Social media is a great business marketing strategy to get your name around because of its reach. And between all social media platforms, Instagram is one of the best to go for. Did you know that posts on Instagram reach around 1.16 billion people on average? It’s also the social media platform that gathered the greatest number of new users last year, beating Facebook by an important margin.
Instagram’s user interface (UI) is built to place heavy emphasis on photos over text, so your best shot at getting noticed is by uploading great pictures. But how do you do that? Here are some tips that will boost your engagement on the app.
Exposure is the amount of light that gets absorbed by your camera’s sensor. The higher the exposure, the brighter the image. However, overly exposed photos tend to render incorrect colours, making your photos look almost unnatural. The extra brightness will also overshadow the details you want to emphasise. Therefore, always shoot your pictures a little darker. If you think your subject is too dark, you can always adjust the photo’s exposure during post-production.
Plus, post-production software like Adobe Photoshop and Apple Photos have more tools available than just those for exposure adjustments, so you can better edit your photos to your preferences.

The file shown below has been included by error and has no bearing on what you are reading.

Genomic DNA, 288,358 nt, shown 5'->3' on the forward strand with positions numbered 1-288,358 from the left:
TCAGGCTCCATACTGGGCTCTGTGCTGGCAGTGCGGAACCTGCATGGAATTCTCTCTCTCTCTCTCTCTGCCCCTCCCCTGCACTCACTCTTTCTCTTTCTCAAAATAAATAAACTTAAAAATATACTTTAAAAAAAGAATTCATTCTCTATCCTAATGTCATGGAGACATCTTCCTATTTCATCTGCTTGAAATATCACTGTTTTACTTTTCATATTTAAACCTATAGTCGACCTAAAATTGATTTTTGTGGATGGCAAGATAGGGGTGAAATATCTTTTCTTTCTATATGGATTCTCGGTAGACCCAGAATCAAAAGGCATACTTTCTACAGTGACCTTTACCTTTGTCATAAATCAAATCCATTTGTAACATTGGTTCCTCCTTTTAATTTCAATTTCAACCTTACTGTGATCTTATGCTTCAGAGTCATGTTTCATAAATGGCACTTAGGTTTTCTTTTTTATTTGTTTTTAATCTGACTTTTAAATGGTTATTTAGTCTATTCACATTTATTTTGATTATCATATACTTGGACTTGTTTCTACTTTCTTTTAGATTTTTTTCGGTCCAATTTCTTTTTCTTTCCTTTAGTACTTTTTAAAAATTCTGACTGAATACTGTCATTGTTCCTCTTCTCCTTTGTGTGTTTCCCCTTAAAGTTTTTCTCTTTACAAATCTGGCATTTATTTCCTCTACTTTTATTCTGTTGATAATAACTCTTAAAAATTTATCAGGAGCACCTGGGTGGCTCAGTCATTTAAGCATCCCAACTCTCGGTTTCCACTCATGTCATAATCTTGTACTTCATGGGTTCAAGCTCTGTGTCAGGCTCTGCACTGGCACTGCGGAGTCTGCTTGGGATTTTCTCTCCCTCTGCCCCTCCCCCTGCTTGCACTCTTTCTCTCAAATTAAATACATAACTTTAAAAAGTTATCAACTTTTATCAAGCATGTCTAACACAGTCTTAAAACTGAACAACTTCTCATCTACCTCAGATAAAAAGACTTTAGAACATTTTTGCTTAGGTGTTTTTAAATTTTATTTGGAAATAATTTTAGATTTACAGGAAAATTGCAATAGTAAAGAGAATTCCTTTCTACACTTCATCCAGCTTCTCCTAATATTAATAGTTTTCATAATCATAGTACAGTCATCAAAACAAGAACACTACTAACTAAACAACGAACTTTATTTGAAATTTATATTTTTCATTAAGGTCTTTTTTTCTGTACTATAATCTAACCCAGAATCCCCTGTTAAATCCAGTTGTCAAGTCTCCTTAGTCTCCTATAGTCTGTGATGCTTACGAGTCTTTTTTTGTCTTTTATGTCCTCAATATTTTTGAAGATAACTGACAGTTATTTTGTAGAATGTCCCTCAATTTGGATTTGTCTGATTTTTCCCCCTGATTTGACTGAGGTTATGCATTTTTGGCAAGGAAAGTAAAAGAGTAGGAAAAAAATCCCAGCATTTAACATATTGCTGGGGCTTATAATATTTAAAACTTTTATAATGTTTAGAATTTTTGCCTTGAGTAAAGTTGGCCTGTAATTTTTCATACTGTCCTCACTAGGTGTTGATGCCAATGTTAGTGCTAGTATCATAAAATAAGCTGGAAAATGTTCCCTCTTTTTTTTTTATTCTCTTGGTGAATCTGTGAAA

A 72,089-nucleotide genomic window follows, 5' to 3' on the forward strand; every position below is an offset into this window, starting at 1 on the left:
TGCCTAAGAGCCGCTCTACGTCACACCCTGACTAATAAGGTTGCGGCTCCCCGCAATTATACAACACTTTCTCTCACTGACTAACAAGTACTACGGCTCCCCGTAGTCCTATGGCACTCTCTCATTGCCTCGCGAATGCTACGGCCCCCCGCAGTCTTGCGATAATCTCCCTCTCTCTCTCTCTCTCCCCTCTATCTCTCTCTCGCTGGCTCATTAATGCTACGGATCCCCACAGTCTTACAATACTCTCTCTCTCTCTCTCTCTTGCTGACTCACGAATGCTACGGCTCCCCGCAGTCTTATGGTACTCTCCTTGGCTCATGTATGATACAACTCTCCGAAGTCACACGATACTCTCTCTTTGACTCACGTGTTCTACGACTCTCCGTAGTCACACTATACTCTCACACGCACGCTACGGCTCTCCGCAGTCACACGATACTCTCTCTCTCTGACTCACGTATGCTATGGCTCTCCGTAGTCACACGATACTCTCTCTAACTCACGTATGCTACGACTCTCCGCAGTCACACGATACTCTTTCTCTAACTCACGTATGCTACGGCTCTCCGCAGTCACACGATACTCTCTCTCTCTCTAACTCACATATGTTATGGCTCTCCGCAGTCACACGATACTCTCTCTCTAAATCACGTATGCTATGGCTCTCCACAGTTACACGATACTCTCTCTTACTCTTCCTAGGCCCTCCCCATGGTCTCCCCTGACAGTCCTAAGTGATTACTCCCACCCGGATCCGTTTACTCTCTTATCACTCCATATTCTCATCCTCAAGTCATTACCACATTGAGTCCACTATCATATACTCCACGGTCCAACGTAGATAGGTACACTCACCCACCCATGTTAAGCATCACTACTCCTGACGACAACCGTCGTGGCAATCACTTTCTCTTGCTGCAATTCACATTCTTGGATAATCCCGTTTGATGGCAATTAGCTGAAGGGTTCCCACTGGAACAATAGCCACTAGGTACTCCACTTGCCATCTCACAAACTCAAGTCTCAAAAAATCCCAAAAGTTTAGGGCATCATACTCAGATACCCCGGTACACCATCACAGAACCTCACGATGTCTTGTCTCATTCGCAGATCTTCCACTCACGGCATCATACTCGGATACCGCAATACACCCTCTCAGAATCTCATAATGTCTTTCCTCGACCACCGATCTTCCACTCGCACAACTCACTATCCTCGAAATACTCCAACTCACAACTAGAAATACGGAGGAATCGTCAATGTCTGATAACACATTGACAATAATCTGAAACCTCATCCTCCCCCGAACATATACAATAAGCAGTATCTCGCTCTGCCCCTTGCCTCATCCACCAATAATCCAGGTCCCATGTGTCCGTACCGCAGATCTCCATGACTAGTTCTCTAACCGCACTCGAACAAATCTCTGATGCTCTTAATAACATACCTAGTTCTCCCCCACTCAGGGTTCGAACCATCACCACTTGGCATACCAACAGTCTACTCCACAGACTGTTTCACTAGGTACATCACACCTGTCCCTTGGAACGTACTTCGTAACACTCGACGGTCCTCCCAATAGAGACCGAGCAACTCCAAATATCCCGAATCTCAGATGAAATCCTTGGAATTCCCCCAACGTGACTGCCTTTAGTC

If you want added control over your subject’s lighting, you’re going to need a reflector. It doesn’t have to be the expensive kind like the mylar and premium types. Simple glow reflectors like Neewer and Foleto Cardboard easily flecks light for below $30. Of course, you can also buy $10 foam boards from Utrecht and other stationers for a similar but weaker effect.
Reflectors are used in indoor shots and are set in the opposite direction of your main lights (whether that’s a dedicated studio light or an open window). Aim your reflector in your subject’s shadowy areas. This way, your photos are always evenly lit.
To take good pictures, you need a great camera. Of course, that’s not to say that you need a full-on DSLR camera. Instagram’s compression algorithm will always lower your photo’s quality down to 1080 x 1080 pixels the moment it exceeds that resolution. As such, a decent phone camera will do the trick. Today’s smartphones are built with multiple grids in their circuitry’s design, so their components are installed in places where the power flows more smoothly. This way, manufacturers can install high-functioning sensors, lenses, and other components—which usually demand more charge from the unit’s PCB.
For Instagram, a phone camera with at least 12 megapixels, like a Huawei Mate or an iPhone, is more than enough to meet the highest photo quality you can upload on the platform.
The right Instagram filter can produce dramatic effects, elevating your images’ aesthetic. For example, Breeze by Carmushka mutes part of the photo’s exposure, creating a moody atmosphere. Meanwhile, thaifurtado’s Blogger Presets can help make colours pop, making it a fantastic option for minimalist images.